Friday, August 5, 2011

Homemade Naan

Oh my goodness. I thought I did everything wrong with this naan recipe.  I almost gave up but decided to make just one naan to see if it was worth eating.  And it was.  In fact, we didn't want to stop eating it.  Even though my dough didn't rise (so I assumed it would be flat and dense), the naan ended up being light and having wonderful air bubbles in the bread.

The naan is easy to put together, although it needs to rise (well, my didn't rise so it really just rested) for 2 hours before cooking it.  It doesn't take long to cook -- about 30 seconds per side -- but in my cast iron skillet, I could only cook one at a time.  I wanted to eat it hot, so I enlisted the help of my husband to butter each naan after I finished cooking it. We had a bit of an assembly line and were able to enjoy it with some homemade baingan bharta (an Indian eggplant dish) and green peas for dinner.  Fresh off the stove with melted butter and minced garlic, it was delicious.  But it also made great leftovers the next day!

Homemade Naan
Taken from: Tasty Kitchen
Makes 8 loaves
  • 2 cups all purpose flour or wheat flour (I used 1 1/2 cups white whole wheat flour and 1/2 cup all purpose)
  • ¾ teaspoon baking powder
  • ½ teaspoon baking soda
  • ½ teaspoon sugar
  • ¼ teaspoon salt
  • ½ cups warm milk
  • ½ cup plain yogurt (I used nonfat)
  • ½ tablespoon oil (I used canola)
  • Additional herbs or seasonings for naan, optional (I used melted butter and minced garlic although the recipe suggests others such as butter naan, cumin naan or cilantro naan)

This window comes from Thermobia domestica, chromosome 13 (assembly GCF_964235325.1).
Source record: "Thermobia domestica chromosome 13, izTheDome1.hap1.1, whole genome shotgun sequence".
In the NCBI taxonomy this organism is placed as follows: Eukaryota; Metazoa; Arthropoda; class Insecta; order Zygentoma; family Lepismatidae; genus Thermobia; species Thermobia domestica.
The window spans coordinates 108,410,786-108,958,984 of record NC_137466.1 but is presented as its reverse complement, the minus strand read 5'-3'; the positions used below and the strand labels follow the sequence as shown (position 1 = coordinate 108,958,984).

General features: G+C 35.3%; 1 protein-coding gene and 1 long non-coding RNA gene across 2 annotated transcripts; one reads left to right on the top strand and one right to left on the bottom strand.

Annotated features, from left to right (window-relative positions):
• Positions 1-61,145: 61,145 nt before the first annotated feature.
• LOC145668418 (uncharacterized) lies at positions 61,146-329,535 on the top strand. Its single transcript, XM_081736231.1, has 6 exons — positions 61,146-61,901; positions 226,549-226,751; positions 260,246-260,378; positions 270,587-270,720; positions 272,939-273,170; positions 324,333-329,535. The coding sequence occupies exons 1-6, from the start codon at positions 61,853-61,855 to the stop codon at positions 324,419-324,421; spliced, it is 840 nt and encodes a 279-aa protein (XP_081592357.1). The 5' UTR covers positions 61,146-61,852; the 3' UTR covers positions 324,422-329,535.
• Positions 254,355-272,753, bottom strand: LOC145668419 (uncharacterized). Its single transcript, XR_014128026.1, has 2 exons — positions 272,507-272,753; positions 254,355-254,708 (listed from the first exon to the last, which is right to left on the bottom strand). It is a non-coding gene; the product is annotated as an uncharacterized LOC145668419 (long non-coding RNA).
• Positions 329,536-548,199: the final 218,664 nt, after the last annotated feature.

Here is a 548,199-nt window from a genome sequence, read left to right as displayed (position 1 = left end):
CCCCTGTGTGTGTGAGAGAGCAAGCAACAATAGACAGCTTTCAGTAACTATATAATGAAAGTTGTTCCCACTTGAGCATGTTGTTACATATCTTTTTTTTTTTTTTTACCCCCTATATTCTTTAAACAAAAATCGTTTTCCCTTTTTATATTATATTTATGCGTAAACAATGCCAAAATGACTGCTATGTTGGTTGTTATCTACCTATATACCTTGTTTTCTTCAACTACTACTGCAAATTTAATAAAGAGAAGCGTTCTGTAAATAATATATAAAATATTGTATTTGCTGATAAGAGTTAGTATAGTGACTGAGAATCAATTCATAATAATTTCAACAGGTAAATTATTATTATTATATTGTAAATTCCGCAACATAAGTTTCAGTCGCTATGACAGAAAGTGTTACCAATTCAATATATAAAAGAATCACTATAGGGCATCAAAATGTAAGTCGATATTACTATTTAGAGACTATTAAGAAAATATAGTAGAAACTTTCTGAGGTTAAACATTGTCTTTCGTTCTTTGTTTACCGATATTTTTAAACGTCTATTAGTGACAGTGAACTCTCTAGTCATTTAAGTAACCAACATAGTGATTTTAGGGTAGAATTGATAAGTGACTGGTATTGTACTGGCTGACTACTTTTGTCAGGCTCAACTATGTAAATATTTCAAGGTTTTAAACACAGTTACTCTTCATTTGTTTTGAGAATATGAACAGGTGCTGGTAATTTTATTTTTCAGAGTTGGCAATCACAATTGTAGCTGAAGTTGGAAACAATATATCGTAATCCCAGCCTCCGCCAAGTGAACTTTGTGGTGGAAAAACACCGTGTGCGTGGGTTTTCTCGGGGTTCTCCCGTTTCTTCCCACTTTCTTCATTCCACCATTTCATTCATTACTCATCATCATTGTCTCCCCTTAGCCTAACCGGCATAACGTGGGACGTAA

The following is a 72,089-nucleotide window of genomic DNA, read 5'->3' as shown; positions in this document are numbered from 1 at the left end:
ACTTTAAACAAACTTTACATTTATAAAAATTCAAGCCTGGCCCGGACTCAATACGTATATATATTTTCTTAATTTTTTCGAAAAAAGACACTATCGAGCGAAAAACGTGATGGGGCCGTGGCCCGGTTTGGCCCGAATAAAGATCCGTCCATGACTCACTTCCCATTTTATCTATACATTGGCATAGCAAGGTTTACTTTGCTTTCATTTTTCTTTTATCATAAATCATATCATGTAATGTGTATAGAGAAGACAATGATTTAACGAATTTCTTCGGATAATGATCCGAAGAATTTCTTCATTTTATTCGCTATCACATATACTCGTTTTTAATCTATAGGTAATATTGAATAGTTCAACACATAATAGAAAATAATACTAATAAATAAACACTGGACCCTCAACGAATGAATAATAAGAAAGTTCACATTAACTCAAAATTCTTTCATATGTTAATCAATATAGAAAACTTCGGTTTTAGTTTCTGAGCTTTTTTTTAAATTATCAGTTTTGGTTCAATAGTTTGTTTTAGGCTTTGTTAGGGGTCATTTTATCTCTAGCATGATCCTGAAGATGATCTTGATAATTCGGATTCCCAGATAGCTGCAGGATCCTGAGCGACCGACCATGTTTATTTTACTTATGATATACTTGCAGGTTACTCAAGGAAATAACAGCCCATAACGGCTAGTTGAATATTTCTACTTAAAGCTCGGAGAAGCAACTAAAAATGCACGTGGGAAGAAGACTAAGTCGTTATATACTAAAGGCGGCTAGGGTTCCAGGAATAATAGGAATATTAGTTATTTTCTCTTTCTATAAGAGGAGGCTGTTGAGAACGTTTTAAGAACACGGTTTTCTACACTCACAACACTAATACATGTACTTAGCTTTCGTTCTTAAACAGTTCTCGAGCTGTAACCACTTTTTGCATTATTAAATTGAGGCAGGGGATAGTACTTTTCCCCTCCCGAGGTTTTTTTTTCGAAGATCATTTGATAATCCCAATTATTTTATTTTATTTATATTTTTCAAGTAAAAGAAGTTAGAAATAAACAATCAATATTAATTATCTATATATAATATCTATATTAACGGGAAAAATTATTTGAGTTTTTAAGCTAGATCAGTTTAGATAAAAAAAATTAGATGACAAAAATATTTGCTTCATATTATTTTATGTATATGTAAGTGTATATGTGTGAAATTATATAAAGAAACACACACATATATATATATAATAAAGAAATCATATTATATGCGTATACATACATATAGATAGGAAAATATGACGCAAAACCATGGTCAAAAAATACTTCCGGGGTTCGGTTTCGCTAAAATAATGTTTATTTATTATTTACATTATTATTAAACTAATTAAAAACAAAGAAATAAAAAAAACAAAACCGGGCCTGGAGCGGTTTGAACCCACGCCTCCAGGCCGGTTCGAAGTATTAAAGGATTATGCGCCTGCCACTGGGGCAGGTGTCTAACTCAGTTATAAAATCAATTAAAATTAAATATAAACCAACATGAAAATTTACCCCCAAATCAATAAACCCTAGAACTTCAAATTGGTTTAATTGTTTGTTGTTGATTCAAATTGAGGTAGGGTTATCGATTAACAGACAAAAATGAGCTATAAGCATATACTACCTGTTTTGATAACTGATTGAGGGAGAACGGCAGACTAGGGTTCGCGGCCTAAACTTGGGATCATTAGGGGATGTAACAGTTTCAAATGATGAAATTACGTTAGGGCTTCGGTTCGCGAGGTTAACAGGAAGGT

1. Mix all the dry ingredients together and make a well of flour. Mix milk and yogurt together and pour half of it into the well and slowly combine it together.
  2. Continue adding liquid slowly and combining it all together slowly until a soft dough is made (you made not need all of the milk-yogurt mixture). The dough should be soft enough for you to be able to dig your finger into it without applying any pressure. If dough sticks to your hand too much, then use little bit of oil on your hands and then punch into the dough.  Cover with a damp cloth and let it sit in a warm place for at least 2 hours (mine didn't actually rise).
  3. After a few hours, dust your working board, take out the dough and knead it for about 2-3 minutes. Divide the dough into 8 smaller balls.
  4. Dust the board again and flatten each balls so it is thin and elongated.
  5. Now sprinkle one side of the bread with your desired flavor (I used about 4 cloves of minced garlic).
  6. Brush the other side with water.
  7. Heat a thick-bottomed skillet or a wok or any heavy-bottomed pan with a lid (I used my cast iron skillet which was perfect). Once it is nicely hot, place the naan wet side down (it will stick) and cover it with a lid.
  8. Let it cook for about 30 seconds or until you see bubbles on it. Now flip to the other side of the naan and continue to cook, uncovered, for 30 more seconds (if you have a direct flame on your burner, you could also hold the second side over the flame with tongs until you see some charred brown spots). Continue with all of the dough until you have 8 naans (I had to do mine one at a time).
  9. Brush with melted butter and serve.


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